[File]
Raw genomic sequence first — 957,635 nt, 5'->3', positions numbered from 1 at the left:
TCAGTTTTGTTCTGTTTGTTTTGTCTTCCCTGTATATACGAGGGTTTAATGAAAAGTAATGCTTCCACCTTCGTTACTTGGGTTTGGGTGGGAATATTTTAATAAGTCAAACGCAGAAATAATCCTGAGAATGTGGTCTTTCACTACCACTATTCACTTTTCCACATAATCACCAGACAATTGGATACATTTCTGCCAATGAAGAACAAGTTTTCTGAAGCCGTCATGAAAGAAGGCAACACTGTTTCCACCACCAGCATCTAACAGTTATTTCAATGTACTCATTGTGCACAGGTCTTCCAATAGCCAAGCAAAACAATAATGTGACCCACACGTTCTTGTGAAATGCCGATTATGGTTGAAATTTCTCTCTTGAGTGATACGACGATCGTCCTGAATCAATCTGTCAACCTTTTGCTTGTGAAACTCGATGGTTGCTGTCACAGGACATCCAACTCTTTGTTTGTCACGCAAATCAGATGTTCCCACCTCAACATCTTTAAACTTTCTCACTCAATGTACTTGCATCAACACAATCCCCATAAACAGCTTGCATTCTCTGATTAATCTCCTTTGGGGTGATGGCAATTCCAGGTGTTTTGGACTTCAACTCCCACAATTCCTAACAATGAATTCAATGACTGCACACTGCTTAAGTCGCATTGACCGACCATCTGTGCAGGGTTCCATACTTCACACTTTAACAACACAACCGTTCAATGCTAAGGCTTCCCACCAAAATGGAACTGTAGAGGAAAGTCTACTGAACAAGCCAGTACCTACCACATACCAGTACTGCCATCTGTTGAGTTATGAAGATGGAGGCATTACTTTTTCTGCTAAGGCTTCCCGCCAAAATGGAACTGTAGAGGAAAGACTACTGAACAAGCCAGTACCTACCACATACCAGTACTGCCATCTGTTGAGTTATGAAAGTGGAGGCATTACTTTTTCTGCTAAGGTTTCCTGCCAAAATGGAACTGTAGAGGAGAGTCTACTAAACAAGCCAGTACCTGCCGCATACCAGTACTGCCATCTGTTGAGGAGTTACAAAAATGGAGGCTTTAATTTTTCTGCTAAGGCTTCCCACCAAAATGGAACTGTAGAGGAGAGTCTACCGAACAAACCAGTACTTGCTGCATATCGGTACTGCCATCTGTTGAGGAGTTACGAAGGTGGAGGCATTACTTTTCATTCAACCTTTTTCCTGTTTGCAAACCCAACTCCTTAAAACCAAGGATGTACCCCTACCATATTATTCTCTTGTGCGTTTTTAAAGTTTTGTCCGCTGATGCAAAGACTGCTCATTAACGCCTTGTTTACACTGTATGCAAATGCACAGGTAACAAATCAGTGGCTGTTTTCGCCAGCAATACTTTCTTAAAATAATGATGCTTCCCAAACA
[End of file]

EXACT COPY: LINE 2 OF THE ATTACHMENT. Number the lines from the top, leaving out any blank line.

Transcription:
TCAGTTTTGTTCTGTTTGTTTTGTCTTCCCTGTATATACGAGGGTTTAATGAAAAGTAATGCTTCCACCTTCGTTACTTGGGTTTGGGTGGGAATATTTTAATAAGTCAAACGCAGAAATAATCCTGAGAATGTGGTCTTTCACTACCACTATTCACTTTTCCACATAATCACCAGACAATTGGATACATTTCTGCCAATGAAGAACAAGTTTTCTGAAGCCGTCATGAAAGAAGGCAACACTGTTTCCACCACCAGCATCTAACAGTTATTTCAATGTACTCATTGTGCACAGGTCTTCCAATAGCCAAGCAAAACAATAATGTGACCCACACGTTCTTGTGAAATGCCGATTATGGTTGAAATTTCTCTCTTGAGTGATACGACGATCGTCCTGAATCAATCTGTCAACCTTTTGCTTGTGAAACTCGATGGTTGCTGTCACAGGACATCCAACTCTTTGTTTGTCACGCAAATCAGATGTTCCCACCTCAACATCTTTAAACTTTCTCACTCAATGTACTTGCATCAACACAATCCCCATAAACAGCTTGCATTCTCTGATTAATCTCCTTTGGGGTGATGGCAATTCCAGGTGTTTTGGACTTCAACTCCCACAATTCCTAACAATGAATTCAATGACTGCACACTGCTTAAGTCGCATTGACCGACCATCTGTGCAGGGTTCCATACTTCACACTTTAACAACACAACCGTTCAATGCTAAGGCTTCCCACCAAAATGGAACTGTAGAGGAAAGTCTACTGAACAAGCCAGTACCTACCACATACCAGTACTGCCATCTGTTGAGTTATGAAGATGGAGGCATTACTTTTTCTGCTAAGGCTTCCCGCCAAAATGGAACTGTAGAGGAAAGACTACTGAACAAGCCAGTACCTACCACATACCAGTACTGCCATCTGTTGAGTTATGAAAGTGGAGGCATTACTTTTTCTGCTAAGGTTTCCTGCCAAAATGGAACTGTAGAGGAGAGTCTACTAAACAAGCCAGTACCTGCCGCATACCAGTACTGCCATCTGTTGAGGAGTTACAAAAATGGAGGCTTTAATTTTTCTGCTAAGGCTTCCCACCAAAATGGAACTGTAGAGGAGAGTCTACCGAACAAACCAGTACTTGCTGCATATCGGTACTGCCATCTGTTGAGGAGTTACGAAGGTGGAGGCATTACTTTTCATTCAACCTTTTTCCTGTTTGCAAACCCAACTCCTTAAAACCAAGGATGTACCCCTACCATATTATTCTCTTGTGCGTTTTTAAAGTTTTGTCCGCTGATGCAAAGACTGCTCATTAACGCCTTGTTTACACTGTATGCAAATGCACAGGTAACAAATCAGTGGCTGTTTTCGCCAGCAATACTTTCTTAAAATAATGATGCTTCCCAAACA